They’re Out!: 8 Short-Lived Sports Venues

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    Turner_Field_CNN.jpg

    (CNN) — The Atlanta Braves shocked fans on Monday when the ball club announced its plan to leave Turner Field after less than two decades in one of Major League Baseball’s most famous stadiums.

    Braves President John Schuerholz, in a video message posted on the team’s website, cited traffic issues, a shortage of parking spaces, and “hundreds of millions of dollars of upgrades” needed to the current stadium as reasons why the team has decided to build a new home. “The Ted” was originally built for the 1996 Summer Olympics, then reconfigured before the Braves moved into it the next year.

    The new stadium will cost around $672 million and will be 14 miles away from its current location. The team plans to move in in 2017, 20 years after the team played its first game at Turner Field. The Braves president said the new stadium “will be one of the most magnificent in all of baseball.”

    Here are some other sports venues gone too soon:

    Georgia Dome

    The Braves aren’t the only Atlanta team getting a new stadium. The football Falcons are leaving behind the dome that opened in 1992 and building a new stadium for around $950 million.

    Miami Arena

    The city of Miami built the arena for $52 million in 1988 for the basketball team, according to Miami TV station WLRN. But the team moved out just 12 years later in 2000, and the building was demolished in 2008.

    Seattle Kingdome

    The Seattle Kingdome was imploded in 2000. The stadium was built in 1976 and was home to the NFL’s Seahawks, MLB’s Mariners, and the NBA’s SuperSonics. The Mariners moved out in 1999, just 23 years after the multipurpose stadium was built. The team’s new stadium cost more than $516 million, according to ballparks.com.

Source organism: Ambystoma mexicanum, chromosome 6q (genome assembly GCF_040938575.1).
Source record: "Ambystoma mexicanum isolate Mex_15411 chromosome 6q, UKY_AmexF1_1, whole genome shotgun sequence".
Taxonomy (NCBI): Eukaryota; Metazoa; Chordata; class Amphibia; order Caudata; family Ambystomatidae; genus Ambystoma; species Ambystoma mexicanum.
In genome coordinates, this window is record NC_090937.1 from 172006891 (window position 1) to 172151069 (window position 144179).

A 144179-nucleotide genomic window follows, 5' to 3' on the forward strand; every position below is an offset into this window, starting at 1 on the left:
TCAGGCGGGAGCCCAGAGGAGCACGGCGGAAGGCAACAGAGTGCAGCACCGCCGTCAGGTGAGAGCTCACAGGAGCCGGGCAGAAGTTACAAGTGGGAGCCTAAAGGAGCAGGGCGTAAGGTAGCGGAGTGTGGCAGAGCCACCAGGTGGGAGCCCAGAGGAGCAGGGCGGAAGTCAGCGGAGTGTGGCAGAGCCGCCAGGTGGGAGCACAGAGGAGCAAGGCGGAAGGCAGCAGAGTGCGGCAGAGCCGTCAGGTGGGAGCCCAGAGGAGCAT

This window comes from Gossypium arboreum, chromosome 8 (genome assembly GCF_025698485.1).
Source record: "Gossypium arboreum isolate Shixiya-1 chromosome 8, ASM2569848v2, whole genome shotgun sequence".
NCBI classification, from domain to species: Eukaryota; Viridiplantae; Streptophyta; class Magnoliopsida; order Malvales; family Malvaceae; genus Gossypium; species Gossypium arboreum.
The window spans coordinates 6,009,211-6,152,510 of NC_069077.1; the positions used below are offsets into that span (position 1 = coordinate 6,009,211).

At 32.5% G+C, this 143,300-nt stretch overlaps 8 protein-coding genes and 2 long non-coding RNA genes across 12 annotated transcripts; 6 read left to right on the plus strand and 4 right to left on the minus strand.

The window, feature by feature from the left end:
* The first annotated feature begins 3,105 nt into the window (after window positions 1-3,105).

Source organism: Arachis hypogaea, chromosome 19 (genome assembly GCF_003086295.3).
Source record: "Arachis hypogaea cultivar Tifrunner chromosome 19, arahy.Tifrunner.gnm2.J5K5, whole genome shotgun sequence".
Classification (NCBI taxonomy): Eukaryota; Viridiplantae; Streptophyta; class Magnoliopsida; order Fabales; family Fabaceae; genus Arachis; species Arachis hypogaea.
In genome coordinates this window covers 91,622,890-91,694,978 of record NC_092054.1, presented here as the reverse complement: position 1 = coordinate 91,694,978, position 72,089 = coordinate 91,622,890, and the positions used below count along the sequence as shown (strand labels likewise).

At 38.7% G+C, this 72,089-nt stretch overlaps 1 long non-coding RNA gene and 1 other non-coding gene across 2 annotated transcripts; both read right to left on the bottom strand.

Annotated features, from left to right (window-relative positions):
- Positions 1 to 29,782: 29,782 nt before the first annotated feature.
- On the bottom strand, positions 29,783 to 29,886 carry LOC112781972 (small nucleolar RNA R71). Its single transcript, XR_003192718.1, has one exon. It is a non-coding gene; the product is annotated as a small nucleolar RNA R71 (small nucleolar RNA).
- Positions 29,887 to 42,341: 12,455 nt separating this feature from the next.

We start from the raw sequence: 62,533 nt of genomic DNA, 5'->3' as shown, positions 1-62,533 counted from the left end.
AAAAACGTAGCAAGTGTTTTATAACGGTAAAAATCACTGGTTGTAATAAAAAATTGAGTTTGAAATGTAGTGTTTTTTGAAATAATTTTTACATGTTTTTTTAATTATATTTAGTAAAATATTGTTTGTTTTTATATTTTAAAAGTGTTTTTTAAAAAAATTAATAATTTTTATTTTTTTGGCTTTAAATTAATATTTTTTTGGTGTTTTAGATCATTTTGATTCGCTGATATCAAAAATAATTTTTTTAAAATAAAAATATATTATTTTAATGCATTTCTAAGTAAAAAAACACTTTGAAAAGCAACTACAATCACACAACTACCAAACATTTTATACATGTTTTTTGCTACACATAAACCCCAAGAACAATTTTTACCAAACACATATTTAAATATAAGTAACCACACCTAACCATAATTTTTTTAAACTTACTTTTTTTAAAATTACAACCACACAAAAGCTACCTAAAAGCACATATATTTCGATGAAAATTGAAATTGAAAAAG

Alamodome

    The multi-use stadium opened in 1993 for $186 million. The arena was built for the San Antonio Spurs and conventions in the area, according to its website. The team moved out nine short years later.

    Tropicana Field

    The Tampa Bay Rays have occupied the domed structure since 1998, but the club released renderings for a new stadium less than 10 years later, according to ballparksofbaseball.com. USA Today reports that the team’s management still has not found a location for the new stadium.

    Charlotte Coliseum

    The Coliseum was built in 1988 and demolished 19 years later in 2007. The stadium was built for the Charlotte Hornets, but the team left for New Orleans in 2002.

    China’s National Stadium

    The Olympic stadium, better known as the “Bird’s Nest,” was built in Beijing for the 2008 Olympics for $480 million. Five years later, the Nest is empty and only used as a tourist destination. Oh, and it costs $11 million annually to maintain, according to The Atlantic.

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